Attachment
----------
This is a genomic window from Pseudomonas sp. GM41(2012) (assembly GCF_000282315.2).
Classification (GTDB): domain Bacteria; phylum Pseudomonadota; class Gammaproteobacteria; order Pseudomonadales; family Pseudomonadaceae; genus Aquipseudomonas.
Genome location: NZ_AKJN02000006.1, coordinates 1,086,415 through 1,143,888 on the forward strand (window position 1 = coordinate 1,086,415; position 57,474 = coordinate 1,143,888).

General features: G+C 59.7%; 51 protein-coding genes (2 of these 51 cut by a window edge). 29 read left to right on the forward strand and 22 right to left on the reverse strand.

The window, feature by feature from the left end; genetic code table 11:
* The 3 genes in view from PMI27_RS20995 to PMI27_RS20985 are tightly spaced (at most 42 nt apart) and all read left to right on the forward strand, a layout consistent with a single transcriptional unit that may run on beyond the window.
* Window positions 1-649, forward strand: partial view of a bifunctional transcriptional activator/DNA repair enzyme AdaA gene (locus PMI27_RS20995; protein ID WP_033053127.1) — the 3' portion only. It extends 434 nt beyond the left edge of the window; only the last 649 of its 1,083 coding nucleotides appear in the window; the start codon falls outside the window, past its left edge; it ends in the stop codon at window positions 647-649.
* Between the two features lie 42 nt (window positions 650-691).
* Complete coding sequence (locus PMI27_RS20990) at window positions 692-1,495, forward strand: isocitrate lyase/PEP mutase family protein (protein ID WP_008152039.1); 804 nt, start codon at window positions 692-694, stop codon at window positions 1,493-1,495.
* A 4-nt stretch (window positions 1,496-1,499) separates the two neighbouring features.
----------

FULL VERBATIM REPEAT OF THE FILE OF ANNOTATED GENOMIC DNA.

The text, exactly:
This is a genomic window from Pseudomonas sp. GM41(2012) (assembly GCF_000282315.2).
Classification (GTDB): domain Bacteria; phylum Pseudomonadota; class Gammaproteobacteria; order Pseudomonadales; family Pseudomonadaceae; genus Aquipseudomonas.
Genome location: NZ_AKJN02000006.1, coordinates 1,086,415 through 1,143,888 on the forward strand (window position 1 = coordinate 1,086,415; position 57,474 = coordinate 1,143,888).

General features: G+C 59.7%; 51 protein-coding genes (2 of these 51 cut by a window edge). 29 read left to right on the forward strand and 22 right to left on the reverse strand.

The window, feature by feature from the left end; genetic code table 11:
* The 3 genes in view from PMI27_RS20995 to PMI27_RS20985 are tightly spaced (at most 42 nt apart) and all read left to right on the forward strand, a layout consistent with a single transcriptional unit that may run on beyond the window.
* Window positions 1-649, forward strand: partial view of a bifunctional transcriptional activator/DNA repair enzyme AdaA gene (locus PMI27_RS20995; protein ID WP_033053127.1) — the 3' portion only. It extends 434 nt beyond the left edge of the window; only the last 649 of its 1,083 coding nucleotides appear in the window; the start codon falls outside the window, past its left edge; it ends in the stop codon at window positions 647-649.
* Between the two features lie 42 nt (window positions 650-691).
* Complete coding sequence (locus PMI27_RS20990) at window positions 692-1,495, forward strand: isocitrate lyase/PEP mutase family protein (protein ID WP_008152039.1); 804 nt, start codon at window positions 692-694, stop codon at window positions 1,493-1,495.
* A 4-nt stretch (window positions 1,496-1,499) separates the two neighbouring features.